Zero Tax on Capital Gain

Today TaxMama® hears from Mazyar in the TaxQuips Forum with a good question. “I am planning for 2012 tax and am trying to find out what would be the maximum long-term capital gain I can have in order to still have it taxed at 0%. I use the Schedule D Tax Worksheet and enter the required information. To make the matter as simple as possible I assume that there is no short-term gain, no dividends and enter zero values for most of the lines. There are only three values I enter: (see the post for details)

Considering the simplified scenario, I think the max is (70700 less taxable income) and should match the value in Line 20 on the worksheet. Am I wrong?”

Ask TaxMama

Dear Mazyar,

That’s a good question. And I am so glad you’re doing your planning early enough in the year to take advantage of this low rate. Odds are, when the 0% and 15% rates expire on 12/31/12, Congress will not extend it. So it IS a good idea for folks to start cashing in on capital gains this year.

Essentially, as long as your income, not including the capital gains, falls into the 15% tax bracket or below, your capital gains should be taxed at zero for 2012.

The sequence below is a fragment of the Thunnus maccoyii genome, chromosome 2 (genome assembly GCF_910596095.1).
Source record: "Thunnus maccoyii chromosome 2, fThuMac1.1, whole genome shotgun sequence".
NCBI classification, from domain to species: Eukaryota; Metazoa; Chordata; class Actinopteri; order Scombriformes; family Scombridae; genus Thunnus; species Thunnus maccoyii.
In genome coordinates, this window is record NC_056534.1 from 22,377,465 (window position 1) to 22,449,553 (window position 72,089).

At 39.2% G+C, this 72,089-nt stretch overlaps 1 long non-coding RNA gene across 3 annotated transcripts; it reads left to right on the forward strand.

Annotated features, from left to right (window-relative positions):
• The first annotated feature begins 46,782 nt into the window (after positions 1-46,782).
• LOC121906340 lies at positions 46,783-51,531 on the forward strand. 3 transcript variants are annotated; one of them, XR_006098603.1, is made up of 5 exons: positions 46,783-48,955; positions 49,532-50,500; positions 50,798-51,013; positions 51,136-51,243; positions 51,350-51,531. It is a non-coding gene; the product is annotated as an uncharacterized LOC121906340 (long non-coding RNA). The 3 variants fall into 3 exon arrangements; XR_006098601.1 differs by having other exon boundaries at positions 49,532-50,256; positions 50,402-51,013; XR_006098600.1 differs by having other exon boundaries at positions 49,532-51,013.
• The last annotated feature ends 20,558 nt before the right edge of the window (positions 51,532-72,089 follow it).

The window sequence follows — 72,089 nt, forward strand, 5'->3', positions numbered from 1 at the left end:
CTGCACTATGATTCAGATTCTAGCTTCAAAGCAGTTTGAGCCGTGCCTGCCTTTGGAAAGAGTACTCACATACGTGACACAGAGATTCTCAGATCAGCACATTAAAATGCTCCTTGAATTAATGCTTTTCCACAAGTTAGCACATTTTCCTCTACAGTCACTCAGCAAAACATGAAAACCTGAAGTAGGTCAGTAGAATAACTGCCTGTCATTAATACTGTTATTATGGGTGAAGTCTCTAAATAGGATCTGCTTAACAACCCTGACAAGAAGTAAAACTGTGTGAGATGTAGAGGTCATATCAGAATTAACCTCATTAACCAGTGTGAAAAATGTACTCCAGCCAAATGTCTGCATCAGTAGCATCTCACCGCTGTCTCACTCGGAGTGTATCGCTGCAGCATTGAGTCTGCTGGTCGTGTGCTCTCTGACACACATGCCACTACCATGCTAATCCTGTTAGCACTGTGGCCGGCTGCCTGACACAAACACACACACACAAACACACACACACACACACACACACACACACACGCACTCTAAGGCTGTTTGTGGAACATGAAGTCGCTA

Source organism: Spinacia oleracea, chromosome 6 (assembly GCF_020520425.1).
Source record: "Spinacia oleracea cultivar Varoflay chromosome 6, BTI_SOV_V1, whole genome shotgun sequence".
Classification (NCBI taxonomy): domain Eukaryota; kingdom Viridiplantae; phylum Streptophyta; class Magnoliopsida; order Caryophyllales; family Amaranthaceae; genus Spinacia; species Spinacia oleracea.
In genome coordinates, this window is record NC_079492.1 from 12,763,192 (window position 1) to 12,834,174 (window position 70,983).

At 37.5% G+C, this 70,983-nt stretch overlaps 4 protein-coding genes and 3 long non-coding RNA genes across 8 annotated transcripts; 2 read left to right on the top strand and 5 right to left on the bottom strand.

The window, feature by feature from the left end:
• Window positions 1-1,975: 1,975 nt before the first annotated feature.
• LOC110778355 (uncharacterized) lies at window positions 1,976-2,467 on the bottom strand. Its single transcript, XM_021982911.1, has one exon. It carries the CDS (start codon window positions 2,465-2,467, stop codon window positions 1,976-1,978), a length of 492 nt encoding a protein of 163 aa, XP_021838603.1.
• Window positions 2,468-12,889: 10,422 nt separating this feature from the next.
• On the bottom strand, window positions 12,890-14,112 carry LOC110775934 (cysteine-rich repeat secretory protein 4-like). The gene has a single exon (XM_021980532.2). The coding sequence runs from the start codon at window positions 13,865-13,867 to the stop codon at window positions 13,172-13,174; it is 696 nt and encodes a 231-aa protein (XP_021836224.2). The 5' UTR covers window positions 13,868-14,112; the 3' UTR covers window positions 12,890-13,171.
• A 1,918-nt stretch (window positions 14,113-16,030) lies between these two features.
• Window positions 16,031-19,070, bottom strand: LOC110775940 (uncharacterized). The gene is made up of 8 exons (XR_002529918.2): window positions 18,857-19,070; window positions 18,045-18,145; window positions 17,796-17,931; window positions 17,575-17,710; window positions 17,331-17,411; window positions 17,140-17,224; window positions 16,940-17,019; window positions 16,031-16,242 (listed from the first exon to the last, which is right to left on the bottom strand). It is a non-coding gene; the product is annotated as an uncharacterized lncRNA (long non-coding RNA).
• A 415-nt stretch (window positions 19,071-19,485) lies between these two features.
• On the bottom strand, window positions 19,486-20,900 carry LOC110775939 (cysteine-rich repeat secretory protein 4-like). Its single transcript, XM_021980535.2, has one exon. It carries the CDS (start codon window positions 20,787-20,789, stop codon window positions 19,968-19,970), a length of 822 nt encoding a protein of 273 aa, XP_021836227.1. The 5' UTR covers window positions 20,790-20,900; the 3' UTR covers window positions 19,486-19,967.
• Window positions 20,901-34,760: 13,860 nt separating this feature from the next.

You don’t say if you’re single or married or head of household – and that determines your tax bracket. However, you can look up the limits on the 15% rate right here, at the SMBIZ site. Of course, if you were looking at $70,700, then I’m going to guess that you are married – and that is the correct limit.  You’ve got the right idea.

Just to be sure, DO test the computation in a live tax program. Other things might come into play, like Alternative Minimum Taxes. And there might be an effect on your adjusted gross income that could affect your itemized deductions, if you have any, tax credits, etc.

And remember, you can find answers to all kinds of questions about tax planning, and other tax issues, free. Where? Where else? At

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